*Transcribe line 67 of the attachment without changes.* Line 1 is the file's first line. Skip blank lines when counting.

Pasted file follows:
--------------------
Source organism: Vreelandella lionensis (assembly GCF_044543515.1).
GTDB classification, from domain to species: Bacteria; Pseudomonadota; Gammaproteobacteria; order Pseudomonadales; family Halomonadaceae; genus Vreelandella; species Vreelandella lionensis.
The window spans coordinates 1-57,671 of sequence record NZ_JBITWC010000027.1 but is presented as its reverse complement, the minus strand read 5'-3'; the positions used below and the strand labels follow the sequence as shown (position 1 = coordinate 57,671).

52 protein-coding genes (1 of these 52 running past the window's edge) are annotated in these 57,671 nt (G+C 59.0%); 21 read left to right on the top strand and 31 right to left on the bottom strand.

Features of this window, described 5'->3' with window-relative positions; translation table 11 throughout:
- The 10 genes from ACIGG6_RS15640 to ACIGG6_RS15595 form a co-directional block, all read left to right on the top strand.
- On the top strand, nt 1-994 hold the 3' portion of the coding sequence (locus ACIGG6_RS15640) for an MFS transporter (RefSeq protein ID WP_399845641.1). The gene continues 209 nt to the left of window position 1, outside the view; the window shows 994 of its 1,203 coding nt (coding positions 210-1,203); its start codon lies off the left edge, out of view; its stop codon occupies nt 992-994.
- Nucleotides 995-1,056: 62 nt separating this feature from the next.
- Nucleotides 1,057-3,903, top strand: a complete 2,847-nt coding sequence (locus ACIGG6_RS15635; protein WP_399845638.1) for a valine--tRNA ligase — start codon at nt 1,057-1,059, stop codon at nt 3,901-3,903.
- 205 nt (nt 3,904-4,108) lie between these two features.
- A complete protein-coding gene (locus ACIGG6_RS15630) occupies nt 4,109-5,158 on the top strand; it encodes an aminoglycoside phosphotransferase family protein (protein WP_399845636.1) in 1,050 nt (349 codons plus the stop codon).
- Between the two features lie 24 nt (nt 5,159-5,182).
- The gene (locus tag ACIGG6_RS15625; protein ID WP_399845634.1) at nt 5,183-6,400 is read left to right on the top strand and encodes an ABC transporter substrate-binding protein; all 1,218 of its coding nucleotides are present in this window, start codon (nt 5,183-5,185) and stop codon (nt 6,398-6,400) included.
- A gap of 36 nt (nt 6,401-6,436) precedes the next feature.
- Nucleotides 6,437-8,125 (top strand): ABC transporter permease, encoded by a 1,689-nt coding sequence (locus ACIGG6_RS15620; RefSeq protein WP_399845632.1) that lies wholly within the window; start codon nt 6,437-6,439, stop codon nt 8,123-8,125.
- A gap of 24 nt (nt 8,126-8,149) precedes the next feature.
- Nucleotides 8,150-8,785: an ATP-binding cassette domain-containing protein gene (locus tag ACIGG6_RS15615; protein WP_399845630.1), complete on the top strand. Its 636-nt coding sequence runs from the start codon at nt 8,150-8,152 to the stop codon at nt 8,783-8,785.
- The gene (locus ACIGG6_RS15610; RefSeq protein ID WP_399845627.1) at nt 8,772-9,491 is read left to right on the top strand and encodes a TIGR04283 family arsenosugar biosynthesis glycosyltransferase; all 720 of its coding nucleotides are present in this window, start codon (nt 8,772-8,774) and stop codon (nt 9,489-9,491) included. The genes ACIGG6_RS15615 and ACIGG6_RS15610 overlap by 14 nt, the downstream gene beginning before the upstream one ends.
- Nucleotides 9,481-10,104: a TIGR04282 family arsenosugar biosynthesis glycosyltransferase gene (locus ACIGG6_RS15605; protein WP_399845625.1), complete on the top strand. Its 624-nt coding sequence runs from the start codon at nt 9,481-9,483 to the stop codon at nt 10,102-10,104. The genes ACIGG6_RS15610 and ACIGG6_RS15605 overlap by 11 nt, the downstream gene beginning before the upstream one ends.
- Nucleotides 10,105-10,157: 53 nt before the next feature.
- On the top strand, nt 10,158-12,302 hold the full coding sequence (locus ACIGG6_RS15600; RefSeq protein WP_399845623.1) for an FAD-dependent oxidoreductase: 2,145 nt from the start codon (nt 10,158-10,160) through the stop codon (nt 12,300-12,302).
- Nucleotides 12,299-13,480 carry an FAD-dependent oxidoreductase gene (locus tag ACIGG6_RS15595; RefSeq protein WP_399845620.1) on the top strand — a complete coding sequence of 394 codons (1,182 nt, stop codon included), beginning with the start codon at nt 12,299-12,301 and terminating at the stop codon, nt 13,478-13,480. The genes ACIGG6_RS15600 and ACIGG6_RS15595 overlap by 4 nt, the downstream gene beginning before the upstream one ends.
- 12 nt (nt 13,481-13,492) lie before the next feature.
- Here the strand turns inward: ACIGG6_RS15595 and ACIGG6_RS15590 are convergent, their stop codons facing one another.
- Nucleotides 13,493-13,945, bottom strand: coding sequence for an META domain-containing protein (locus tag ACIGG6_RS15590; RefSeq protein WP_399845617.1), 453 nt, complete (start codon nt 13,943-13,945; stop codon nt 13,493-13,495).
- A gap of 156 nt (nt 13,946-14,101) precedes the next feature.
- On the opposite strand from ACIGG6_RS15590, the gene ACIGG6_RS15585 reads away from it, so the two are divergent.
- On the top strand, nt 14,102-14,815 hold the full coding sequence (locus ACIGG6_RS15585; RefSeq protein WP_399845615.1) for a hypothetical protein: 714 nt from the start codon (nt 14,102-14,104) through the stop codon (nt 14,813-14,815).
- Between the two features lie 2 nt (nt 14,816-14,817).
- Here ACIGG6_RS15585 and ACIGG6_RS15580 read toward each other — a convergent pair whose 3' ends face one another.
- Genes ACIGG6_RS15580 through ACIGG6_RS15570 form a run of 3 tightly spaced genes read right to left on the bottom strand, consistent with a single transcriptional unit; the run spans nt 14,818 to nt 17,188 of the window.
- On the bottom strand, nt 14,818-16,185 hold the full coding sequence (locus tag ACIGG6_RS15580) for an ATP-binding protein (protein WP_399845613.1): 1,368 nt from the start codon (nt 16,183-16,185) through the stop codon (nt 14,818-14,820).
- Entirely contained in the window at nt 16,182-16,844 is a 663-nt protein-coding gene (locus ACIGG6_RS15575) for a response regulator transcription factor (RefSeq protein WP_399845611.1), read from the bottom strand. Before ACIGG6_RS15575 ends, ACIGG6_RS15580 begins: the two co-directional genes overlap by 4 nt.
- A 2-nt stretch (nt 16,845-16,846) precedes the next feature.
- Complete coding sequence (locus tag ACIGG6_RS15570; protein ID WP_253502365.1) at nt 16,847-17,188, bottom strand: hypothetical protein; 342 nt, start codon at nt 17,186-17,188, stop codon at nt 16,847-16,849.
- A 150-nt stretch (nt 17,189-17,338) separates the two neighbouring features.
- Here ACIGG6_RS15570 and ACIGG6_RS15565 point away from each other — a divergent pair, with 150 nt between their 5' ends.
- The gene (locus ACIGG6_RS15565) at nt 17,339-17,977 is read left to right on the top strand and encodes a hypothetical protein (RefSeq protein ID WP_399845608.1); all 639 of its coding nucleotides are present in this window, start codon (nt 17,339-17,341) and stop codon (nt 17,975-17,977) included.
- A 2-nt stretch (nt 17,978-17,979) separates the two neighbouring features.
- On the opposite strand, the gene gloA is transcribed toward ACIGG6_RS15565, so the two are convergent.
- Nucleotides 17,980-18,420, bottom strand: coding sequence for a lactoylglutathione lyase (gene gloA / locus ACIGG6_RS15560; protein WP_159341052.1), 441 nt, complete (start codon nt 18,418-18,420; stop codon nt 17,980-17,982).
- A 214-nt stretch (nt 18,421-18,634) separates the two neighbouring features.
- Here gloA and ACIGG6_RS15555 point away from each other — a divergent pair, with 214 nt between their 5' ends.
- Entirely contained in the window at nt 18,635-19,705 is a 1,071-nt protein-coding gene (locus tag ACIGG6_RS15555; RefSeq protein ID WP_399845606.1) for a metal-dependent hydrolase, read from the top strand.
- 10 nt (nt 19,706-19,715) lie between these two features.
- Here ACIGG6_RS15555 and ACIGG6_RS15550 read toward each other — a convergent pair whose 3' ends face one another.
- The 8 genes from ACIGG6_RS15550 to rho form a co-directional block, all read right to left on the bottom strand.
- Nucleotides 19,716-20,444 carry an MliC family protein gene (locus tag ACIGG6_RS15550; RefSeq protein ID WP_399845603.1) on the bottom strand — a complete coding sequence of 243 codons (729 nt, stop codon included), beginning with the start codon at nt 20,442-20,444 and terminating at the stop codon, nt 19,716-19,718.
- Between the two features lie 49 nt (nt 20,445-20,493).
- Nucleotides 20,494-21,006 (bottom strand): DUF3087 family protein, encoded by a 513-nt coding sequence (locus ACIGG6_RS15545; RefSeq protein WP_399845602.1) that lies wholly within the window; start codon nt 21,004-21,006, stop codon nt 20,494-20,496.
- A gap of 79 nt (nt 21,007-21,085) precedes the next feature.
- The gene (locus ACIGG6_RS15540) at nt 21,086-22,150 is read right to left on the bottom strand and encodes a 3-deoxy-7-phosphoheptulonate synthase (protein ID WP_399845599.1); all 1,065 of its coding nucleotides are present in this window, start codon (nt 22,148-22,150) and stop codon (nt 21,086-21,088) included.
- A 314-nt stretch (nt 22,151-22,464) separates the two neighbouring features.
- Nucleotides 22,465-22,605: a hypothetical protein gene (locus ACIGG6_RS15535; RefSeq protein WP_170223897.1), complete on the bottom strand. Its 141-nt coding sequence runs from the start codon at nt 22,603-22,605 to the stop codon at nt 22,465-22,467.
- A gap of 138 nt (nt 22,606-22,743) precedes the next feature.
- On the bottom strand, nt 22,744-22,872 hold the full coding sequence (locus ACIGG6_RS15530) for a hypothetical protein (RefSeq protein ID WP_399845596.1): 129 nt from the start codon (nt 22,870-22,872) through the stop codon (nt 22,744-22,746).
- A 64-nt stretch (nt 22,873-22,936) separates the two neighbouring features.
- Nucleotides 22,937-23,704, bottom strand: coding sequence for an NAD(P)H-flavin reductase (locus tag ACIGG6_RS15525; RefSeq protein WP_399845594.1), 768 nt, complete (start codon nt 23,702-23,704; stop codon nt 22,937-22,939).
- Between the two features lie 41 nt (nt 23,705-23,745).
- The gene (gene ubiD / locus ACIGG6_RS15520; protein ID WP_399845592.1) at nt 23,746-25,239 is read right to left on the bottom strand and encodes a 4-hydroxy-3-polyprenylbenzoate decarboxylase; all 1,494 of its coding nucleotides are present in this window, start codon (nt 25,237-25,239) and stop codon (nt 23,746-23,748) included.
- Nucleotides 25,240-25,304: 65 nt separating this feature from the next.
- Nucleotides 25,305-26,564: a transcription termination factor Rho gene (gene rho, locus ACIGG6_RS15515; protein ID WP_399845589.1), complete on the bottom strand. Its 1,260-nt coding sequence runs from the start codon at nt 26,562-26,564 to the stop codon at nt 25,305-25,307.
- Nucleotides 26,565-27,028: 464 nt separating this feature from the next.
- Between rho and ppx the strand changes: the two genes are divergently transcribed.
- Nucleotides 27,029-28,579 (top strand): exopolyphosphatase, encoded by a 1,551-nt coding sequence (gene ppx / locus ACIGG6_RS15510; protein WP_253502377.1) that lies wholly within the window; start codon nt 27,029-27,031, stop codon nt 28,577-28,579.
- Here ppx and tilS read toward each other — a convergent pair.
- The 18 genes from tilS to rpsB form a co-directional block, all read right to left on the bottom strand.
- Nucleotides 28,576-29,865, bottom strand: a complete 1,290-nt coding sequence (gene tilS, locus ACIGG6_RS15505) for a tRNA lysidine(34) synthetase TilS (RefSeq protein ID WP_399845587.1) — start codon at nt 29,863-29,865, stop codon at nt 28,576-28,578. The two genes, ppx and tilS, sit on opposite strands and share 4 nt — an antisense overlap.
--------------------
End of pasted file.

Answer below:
- The 18 genes from tilS to rpsB form a co-directional block, all read right to left on the bottom strand.